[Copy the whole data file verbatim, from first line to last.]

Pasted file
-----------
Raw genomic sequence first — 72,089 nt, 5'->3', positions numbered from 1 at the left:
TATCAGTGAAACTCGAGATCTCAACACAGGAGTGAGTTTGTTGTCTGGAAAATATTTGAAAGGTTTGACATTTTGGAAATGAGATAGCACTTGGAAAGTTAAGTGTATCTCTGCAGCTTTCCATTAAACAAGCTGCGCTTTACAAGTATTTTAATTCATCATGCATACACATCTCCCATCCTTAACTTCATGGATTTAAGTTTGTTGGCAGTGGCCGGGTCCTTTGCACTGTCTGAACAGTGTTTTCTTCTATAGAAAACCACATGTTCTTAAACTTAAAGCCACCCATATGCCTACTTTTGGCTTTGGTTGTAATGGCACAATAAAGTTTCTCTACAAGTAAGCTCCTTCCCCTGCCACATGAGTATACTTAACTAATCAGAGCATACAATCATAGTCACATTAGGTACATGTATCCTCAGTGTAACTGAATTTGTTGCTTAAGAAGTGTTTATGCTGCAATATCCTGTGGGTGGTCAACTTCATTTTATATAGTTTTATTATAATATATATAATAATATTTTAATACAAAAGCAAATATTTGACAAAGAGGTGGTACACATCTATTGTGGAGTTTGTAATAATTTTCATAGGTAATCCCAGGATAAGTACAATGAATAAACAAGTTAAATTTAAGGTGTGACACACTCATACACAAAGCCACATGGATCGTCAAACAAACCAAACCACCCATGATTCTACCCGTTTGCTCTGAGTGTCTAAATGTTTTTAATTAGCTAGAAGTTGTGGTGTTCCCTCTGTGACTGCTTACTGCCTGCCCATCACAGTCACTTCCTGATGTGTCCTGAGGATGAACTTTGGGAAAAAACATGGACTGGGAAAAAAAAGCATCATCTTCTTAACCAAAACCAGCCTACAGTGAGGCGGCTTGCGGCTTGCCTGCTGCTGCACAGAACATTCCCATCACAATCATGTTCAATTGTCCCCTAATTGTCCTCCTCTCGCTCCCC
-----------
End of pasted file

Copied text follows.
Raw genomic sequence first — 72,089 nt, 5'->3', positions numbered from 1 at the left:
TATCAGTGAAACTCGAGATCTCAACACAGGAGTGAGTTTGTTGTCTGGAAAATATTTGAAAGGTTTGACATTTTGGAAATGAGATAGCACTTGGAAAGTTAAGTGTATCTCTGCAGCTTTCCATTAAACAAGCTGCGCTTTACAAGTATTTTAATTCATCATGCATACACATCTCCCATCCTTAACTTCATGGATTTAAGTTTGTTGGCAGTGGCCGGGTCCTTTGCACTGTCTGAACAGTGTTTTCTTCTATAGAAAACCACATGTTCTTAAACTTAAAGCCACCCATATGCCTACTTTTGGCTTTGGTTGTAATGGCACAATAAAGTTTCTCTACAAGTAAGCTCCTTCCCCTGCCACATGAGTATACTTAACTAATCAGAGCATACAATCATAGTCACATTAGGTACATGTATCCTCAGTGTAACTGAATTTGTTGCTTAAGAAGTGTTTATGCTGCAATATCCTGTGGGTGGTCAACTTCATTTTATATAGTTTTATTATAATATATATAATAATATTTTAATACAAAAGCAAATATTTGACAAAGAGGTGGTACACATCTATTGTGGAGTTTGTAATAATTTTCATAGGTAATCCCAGGATAAGTACAATGAATAAACAAGTTAAATTTAAGGTGTGACACACTCATACACAAAGCCACATGGATCGTCAAACAAACCAAACCACCCATGATTCTACCCGTTTGCTCTGAGTGTCTAAATGTTTTTAATTAGCTAGAAGTTGTGGTGTTCCCTCTGTGACTGCTTACTGCCTGCCCATCACAGTCACTTCCTGATGTGTCCTGAGGATGAACTTTGGGAAAAAACATGGACTGGGAAAAAAAAGCATCATCTTCTTAACCAAAACCAGCCTACAGTGAGGCGGCTTGCGGCTTGCCTGCTGCTGCACAGAACATTCCCATCACAATCATGTTCAATTGTCCCCTAATTGTCCTCCTCTCGCTCCCC